In the last chapter we introduced the Command as one of the Direct Statements of the ICL language. You will remember that the format was:
command_name [parameter_specification] …
There are two main types of commands:
The difference between them is that built-in commands are always available as they are an intrinsic part of the language, while user-defined commands are only available if you have defined them yourself in some way. The two types will be considered separately in the following two sections.
If you define commands, or use an application that defines commands, there is a danger of ambiguity since you may give a new meaning to an existing command name. Just for the record, here is the search-path that ICL uses when it searches for command definitions:
Don’t worry about those command names, you will learn about them latter.
The built-in commands are listed in Chapter 19. Here is a classification:
All these commands are described in the chapter specified.
|DEFSTRING||Associate command with equivalence string|
|DEFINE||Define command to run a program|
|DEFUSER||Define command to run a subroutine|
|DEFPROC||Define command to run an ICL procedure|
There are three types of command which you can use to define your own commands:
These are described briefly below:
when you enter command, it is as if you had entered equivalence-string.
When you enter command, program program-name is executed.
When you enter command, the shareable image image-name is executed.
When you enter command, the ICL procedure stored in file.ICL is compiled (first time only) and executed.
The DEFINE command is explained further in Chapter 7, and the definition and use of ICL procedures is explained in Chapter 9.
The I/O commands fall into three classes:
These are described in the following sub-sections.
|INPUT||Input string from terminal|
|INPUTI||Input integers from terminal|
|INPUTL||Input logicals from terminal|
|INPUTR||Input reals from terminal|
|Output to terminal|
The last parameter must specify a variable in which the input will be stored and must, therefore, be in parentheses. The earlier parameters form a prompt string.
Commands INPUTR, INPUTI, and INPUTL are used to input real, integer, and logical values. A single command may be used to supply values for more than one variable, so these commands have the general form:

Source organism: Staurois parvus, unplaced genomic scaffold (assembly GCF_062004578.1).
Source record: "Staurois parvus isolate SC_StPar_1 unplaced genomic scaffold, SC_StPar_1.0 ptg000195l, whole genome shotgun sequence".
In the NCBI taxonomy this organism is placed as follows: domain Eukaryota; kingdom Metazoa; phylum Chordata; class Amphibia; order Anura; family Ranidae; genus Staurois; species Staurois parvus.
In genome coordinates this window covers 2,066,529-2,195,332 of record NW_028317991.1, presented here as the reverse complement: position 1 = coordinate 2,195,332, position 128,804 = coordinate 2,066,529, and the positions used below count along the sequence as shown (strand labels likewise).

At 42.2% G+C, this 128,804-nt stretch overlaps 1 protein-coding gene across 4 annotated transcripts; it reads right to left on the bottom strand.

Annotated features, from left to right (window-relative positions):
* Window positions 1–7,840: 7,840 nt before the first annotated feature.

For these three commands, only the first parameter is used to provide the prompt string, so if it has spaces in it, the string must be enclosed in quotes. For example:
INPUTL will accept values of TRUE, FALSE, YES, and NO in either upper or lower case, as well as abbreviations. Output: You can output to the terminal by using the PRINT command:
The parameters are concatenated and printed on the terminal. For example
Another way of writing to the terminal is by using an Immediate statement:
Integers can also be formatted in binary, octal, decimal, or hexadecimal formats using the functions BIN, OCT, DEC, and HEX. These have the form HEX(X,n,m) which would return a string of n characters containing the number X with m significant digits. Parameters n and m may be omitted, in which case they default to the number of digits needed to represent a full 32 bit word. Using these forms together with constants in various bases, ICL can be used to perform conversions between bases. For example:
|SET SCREEN||Select screen mode|
|SET NOSCREEN||Select normal mode|
|SET ATTRIBUTES||Set attributes for text written with LOCATE|
|LOCATE||Write to screen at specified position|
|CLEAR||Clear range of lines|
Screen mode allows more control over the terminal screen than is possible in the normal mode. It also allows more control over the use of the keyboard. Screen mode is implemented using the DEC screen management (SMG$) routines of the run time library, and will work on any terminal compatible with these routines.
Screen mode is selected by the SET SCREEN command. In this mode, the terminal screen is divided into an upper fixed region and a lower scrolling region. The size of the scrolling region may be specified by an optional parameter to SET SCREEN.
will select 10 lines of scrolling region. The size of the scrolling region can be changed by further SET SCREEN commands. SET NOSCREEN is used to leave screen mode and return to normal mode.
Standard terminal I/O operations work exactly as normal in the scrolling region of the screen. However, an additional facility is the ability to examine text which has scrolled off the top of the scrolling region. The Next Screen and Prev Screen keys on a VT200 (or ctrl/N, ctrl/P on other terminals) may be used to move through the text. Any output since screen mode was started is viewable in this way.
To write to the fixed part of the screen, the command LOCATE is used:
The first two parameters specify the row and column at which the text will start. The remaining parameters form the text to be written.
The SET ATTRIBUTES command provides further control over text written with the LOCATE command. This command has a parameter string composed of any combination of the letters R (Reverse Video), B (Bold), U (Underlined), F (Flashing) and D (Double Size). These attributes apply to all LOCATE commands until the next SET ATTRIBUTES command. SET ATTRIBUTES with no parameter gives normal text.
The CLEAR command is used to clear all or part of the fixed region of the screen. For example:
clears lines 6 to 10 of the screen.
|KEY||Define equivalence string for key|
|KEYTRAP||Specify trapping of key in a procedure|
|KEYOFF||Turn off trapping of key in a procedure|
The KEY command may be used to define an equivalence string for any key on the keyboard. For example:
defines the PF1 key so that it issues the PROCS command. The # character is used to indicate a Return character in the equivalence string.
The name of a main keyboard key may be specified as a single character or as an integer representing the ASCII code for the key. Keypad and function keys are specified by names as follows:
The KEYTRAP command and the INKEY() function allow an ICL procedure to test for keyboard input during its execution, without having to issue an INPUT command and thus wait for input to complete.
KEYTRAP specifies the name of a key to be trapped.
KEYOFF turns off the trapping of a specified key.